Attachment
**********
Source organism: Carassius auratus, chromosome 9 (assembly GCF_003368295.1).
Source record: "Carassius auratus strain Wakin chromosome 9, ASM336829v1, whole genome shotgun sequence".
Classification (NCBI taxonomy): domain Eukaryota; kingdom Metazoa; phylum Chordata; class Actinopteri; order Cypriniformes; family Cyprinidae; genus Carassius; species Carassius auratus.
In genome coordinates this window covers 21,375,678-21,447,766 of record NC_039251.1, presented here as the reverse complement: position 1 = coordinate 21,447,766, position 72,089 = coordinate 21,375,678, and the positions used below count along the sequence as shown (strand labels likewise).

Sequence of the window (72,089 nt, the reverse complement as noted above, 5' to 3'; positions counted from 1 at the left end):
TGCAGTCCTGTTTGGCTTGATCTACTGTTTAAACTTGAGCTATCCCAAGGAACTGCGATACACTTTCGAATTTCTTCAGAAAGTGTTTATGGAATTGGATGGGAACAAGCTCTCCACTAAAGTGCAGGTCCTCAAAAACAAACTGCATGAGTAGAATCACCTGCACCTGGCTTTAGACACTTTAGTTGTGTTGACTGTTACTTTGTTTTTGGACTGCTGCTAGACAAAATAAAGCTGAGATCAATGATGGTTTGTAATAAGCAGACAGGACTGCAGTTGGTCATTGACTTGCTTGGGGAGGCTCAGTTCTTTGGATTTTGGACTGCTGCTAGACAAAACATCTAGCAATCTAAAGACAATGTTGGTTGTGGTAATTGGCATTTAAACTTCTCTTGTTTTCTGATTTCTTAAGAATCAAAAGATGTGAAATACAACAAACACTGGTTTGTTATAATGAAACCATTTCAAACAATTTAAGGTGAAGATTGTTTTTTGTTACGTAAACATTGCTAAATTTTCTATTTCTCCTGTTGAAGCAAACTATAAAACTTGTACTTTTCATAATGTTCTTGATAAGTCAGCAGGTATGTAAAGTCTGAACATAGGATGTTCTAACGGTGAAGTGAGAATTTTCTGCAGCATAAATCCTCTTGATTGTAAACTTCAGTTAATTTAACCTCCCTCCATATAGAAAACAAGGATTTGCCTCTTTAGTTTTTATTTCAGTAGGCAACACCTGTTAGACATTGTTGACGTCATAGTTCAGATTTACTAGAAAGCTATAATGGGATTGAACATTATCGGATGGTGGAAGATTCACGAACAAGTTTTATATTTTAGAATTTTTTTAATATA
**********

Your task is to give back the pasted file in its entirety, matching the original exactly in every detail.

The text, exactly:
Source organism: Carassius auratus, chromosome 9 (assembly GCF_003368295.1).
Source record: "Carassius auratus strain Wakin chromosome 9, ASM336829v1, whole genome shotgun sequence".
Classification (NCBI taxonomy): domain Eukaryota; kingdom Metazoa; phylum Chordata; class Actinopteri; order Cypriniformes; family Cyprinidae; genus Carassius; species Carassius auratus.
In genome coordinates this window covers 21,375,678-21,447,766 of record NC_039251.1, presented here as the reverse complement: position 1 = coordinate 21,447,766, position 72,089 = coordinate 21,375,678, and the positions used below count along the sequence as shown (strand labels likewise).

Sequence of the window (72,089 nt, the reverse complement as noted above, 5' to 3'; positions counted from 1 at the left end):
TGCAGTCCTGTTTGGCTTGATCTACTGTTTAAACTTGAGCTATCCCAAGGAACTGCGATACACTTTCGAATTTCTTCAGAAAGTGTTTATGGAATTGGATGGGAACAAGCTCTCCACTAAAGTGCAGGTCCTCAAAAACAAACTGCATGAGTAGAATCACCTGCACCTGGCTTTAGACACTTTAGTTGTGTTGACTGTTACTTTGTTTTTGGACTGCTGCTAGACAAAATAAAGCTGAGATCAATGATGGTTTGTAATAAGCAGACAGGACTGCAGTTGGTCATTGACTTGCTTGGGGAGGCTCAGTTCTTTGGATTTTGGACTGCTGCTAGACAAAACATCTAGCAATCTAAAGACAATGTTGGTTGTGGTAATTGGCATTTAAACTTCTCTTGTTTTCTGATTTCTTAAGAATCAAAAGATGTGAAATACAACAAACACTGGTTTGTTATAATGAAACCATTTCAAACAATTTAAGGTGAAGATTGTTTTTTGTTACGTAAACATTGCTAAATTTTCTATTTCTCCTGTTGAAGCAAACTATAAAACTTGTACTTTTCATAATGTTCTTGATAAGTCAGCAGGTATGTAAAGTCTGAACATAGGATGTTCTAACGGTGAAGTGAGAATTTTCTGCAGCATAAATCCTCTTGATTGTAAACTTCAGTTAATTTAACCTCCCTCCATATAGAAAACAAGGATTTGCCTCTTTAGTTTTTATTTCAGTAGGCAACACCTGTTAGACATTGTTGACGTCATAGTTCAGATTTACTAGAAAGCTATAATGGGATTGAACATTATCGGATGGTGGAAGATTCACGAACAAGTTTTATATTTTAGAATTTTTTTAATATA